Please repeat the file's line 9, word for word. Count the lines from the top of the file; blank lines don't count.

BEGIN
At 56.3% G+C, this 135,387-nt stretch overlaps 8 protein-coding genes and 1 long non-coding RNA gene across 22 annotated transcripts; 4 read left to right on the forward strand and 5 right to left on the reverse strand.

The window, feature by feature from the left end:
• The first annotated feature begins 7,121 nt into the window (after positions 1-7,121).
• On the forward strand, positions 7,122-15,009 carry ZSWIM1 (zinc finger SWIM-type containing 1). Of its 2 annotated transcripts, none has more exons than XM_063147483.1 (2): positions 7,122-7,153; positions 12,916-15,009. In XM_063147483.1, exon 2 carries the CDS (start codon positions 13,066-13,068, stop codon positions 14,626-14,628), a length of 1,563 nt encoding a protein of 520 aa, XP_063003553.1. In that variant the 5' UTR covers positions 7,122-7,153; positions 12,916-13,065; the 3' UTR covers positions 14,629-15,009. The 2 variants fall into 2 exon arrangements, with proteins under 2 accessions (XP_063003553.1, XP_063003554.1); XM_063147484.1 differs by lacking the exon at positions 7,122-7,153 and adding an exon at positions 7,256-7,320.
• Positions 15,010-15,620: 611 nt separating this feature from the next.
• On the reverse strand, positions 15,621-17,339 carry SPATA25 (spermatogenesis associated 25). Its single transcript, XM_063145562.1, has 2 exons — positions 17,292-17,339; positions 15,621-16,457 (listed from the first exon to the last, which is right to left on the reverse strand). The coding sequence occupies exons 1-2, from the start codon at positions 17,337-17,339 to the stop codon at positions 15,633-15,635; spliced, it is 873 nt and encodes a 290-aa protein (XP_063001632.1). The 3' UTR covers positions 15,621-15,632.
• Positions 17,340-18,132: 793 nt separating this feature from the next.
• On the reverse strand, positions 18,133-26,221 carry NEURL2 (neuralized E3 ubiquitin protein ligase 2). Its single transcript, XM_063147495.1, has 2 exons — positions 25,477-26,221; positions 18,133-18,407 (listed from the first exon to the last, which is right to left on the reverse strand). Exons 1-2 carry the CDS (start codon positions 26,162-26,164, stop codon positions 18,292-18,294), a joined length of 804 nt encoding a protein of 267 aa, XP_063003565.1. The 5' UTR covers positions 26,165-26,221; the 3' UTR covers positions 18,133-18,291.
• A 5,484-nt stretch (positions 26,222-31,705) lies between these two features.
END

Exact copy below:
• A 5,484-nt stretch (positions 26,222-31,705) lies between these two features.